Musing on Murakami’s Hard-boiled Wonderland and the End of The World

4 min readApr 19, 2020
Betty Guo — Map of ‘The End of the World’

It is plain to see that this novel is a book of two halves. It mirrors our own existence, but this might not be so easy to notice, as we are predominantly fixated only on one of the two sides; That is, on the intellect and the realm of the conscious. (how could it be otherwise?)

The book’s chapters alternate, One focussing on the conscious world (Hard-boiled Wonderland), with each of its chapters bearing a ‘three-fold’ title and the other focussing on the unconscious (The End of the World), with only a single theme as the chapter title.

‘From the singular springs the multiplicity.’

The Gatekeeper’s call to rouse the beasts is one long note and three short notes.

These worlds are inter-twined, one informing the other. Communication between these worlds is a difficult affair because they do not ‘speak the same language’.

In Murakami’s novel this communication takes the form of a ‘unicorn skull’.

In ‘The End of the World’, such skulls are the receptacles of ‘dreams’, the language of the unconscious. Whereas In ‘Hard-Boiled Wonderland’, their appearance must necessarily be focussed through the lens of reason and the intellect. It cannot be ‘real’ if it is not reasonable. and hence a story of a lost plateau and the now extinct beast’s skull ending up at a Russian science facility.

Communication is an ongoing theme. The strange old scientist, who turns out to be a biologist, is researching, in particular, the mammalian palate; ‘How the mouth works, and how it gives voice’.

There are also hints towards an evolution of communication. The biologist studies “sound-removal” and claims that sound is “unnecessary to human evolution”. The coarse movement of air, that causes the tiny bones of the ear to vibrate may, in time, be superseded by a more direct, telepathic form.

The narrators in each of the worlds are really only two halves of a whole. Each is a shadow of the other.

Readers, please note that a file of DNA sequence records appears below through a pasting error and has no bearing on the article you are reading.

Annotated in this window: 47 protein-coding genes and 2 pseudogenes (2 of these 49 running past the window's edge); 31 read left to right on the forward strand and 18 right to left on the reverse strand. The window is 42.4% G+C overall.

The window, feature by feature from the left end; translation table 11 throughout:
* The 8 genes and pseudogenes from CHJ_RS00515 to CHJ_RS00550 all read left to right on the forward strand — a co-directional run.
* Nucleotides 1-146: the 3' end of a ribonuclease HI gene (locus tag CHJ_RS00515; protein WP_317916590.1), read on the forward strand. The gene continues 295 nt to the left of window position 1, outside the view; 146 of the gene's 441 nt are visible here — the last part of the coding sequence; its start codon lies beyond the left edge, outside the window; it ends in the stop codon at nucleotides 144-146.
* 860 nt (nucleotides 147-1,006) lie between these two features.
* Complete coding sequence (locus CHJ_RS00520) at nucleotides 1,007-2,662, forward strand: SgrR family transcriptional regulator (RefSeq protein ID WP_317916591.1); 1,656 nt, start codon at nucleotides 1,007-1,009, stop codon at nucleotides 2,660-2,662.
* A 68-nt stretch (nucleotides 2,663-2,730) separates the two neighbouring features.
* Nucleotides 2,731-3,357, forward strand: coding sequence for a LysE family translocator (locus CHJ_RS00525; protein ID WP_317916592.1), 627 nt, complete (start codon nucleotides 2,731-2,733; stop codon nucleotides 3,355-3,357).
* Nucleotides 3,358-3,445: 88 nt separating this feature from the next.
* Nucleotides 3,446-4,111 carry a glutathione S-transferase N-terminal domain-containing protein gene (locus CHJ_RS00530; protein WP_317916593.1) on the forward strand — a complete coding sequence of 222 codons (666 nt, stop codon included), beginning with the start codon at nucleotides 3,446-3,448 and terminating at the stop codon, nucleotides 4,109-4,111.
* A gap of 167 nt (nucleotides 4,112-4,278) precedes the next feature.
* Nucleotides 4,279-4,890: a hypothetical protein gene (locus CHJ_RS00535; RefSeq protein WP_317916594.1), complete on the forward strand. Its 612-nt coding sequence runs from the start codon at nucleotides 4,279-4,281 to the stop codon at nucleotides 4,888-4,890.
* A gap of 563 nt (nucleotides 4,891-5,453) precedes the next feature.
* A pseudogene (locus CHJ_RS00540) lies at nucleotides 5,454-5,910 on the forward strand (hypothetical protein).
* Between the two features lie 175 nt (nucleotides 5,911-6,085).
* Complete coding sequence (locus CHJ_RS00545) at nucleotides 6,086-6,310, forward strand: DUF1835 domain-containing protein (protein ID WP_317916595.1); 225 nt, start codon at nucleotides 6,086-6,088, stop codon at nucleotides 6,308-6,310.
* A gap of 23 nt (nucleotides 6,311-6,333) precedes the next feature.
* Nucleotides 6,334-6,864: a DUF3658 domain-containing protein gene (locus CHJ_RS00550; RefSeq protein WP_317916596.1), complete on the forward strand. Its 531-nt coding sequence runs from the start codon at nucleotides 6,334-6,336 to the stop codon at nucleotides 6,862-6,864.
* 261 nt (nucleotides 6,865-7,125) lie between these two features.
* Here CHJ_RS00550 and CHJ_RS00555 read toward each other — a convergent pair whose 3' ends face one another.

In ‘The end of the world’, the shadow that is cut away from the narrator is in fact the ‘Calcutec’, data processor; The other narrator from the companion chapters; A symbol of the ‘mind’, ‘personality’ and ‘reason’.

The death of the shadow is the loss of mind. The end of reason and the severing of the link to ‘Hard-Boiled Wonderland’.

In our current ‘age of the fishes’, (The aeon of Pisces) the worlds are very much separated. The two halves are split apart to form the upper-world and the underworld. (At the entrance to the INKling’s sanctuary is a relief sculpture of two fishes, in a circle, each with the tail of the other in its mouth)

Traditionally the spiritual seeker must descend into the underworld to reunite the lost parts of himself; The ordeal and trial of ‘the dark night of the soul’.

In the early part of Murakami’s novel the narrator takes such a journey; A descent into the symbolic, unconscious realm. The entrance turns out to be in the back of a wardrobe, and the way leads down into the subterranean caverns of the earth. Along the ‘Styx’ and eventually towards the inner sanctum, where all treasure chests are bound to be found; In a cave behind a waterfall, of course!

The strange and disruptive denizens of this realm are the ‘INKlings’, literally hints or ideas originating in the mind.

At the front of the novel is a map of ‘The End of the World’. In the story the narrator is asked to make such a map by his shadow. The unconscious is of course, the unmapped. To map it is to make it conscious.

The map turns out to resemble the human brain with it’s two hemispheres. This mirrors the data scrambling process the Calcutec performs as he shifts data between the hemispheres of his brain; Between the conscious and unconscious.

The watchtower is positioned like an optical nerve, overlooking the ‘West Gate’; The place where the outside meets the inside. The other striking landmark is the ‘clock tower’, an imposing, seemingly inaccessible structure positioned to mirror a unicorn’s horn.

The Librarian in ‘The End of the World’ is also a part of the narrators ‘self’. He must make a decision, whether to try and escape with his shadow (mind), or allow the shadow to die and stay with the Librarian (his soul)

I take a sip of coffee and assure myself that my conclsion is not wrong. To be sure, either way i will be losing a part of me.

The librarian is an ‘anima’ figure (the unconscious feminine side of a man)

A yellow powder of light diffuses in a halo behind her, veiling her silhouette. she wears a blue coat.

I look at her and say nothing. Her face comes almost as a reminiscence. What about her touches me? I can feel some deep layer of my consciousness lifting towards the surface. What can it mean? The secret lies in distant darkness.

Her face bears a fatal connection to something in me. But it is too faint. I shut my eyes and search blindly. Silence falls over me like a fine dust.

The ending, as can be expected, is unclear and presents more questions than answers. The shadow (mind) returns to its native ‘Wonderland’ to continue living as a Calcutec. This is the start of ‘a spiritual journey’ though. A light has been shone on the self and the soul; And all parties have been changed. The separated parts have managed to draw closer.

What was unconscious now has a rudimentary map.




Head in the clouds, but really quite practical. Fine art trained, but frequently seduced by the promise of science.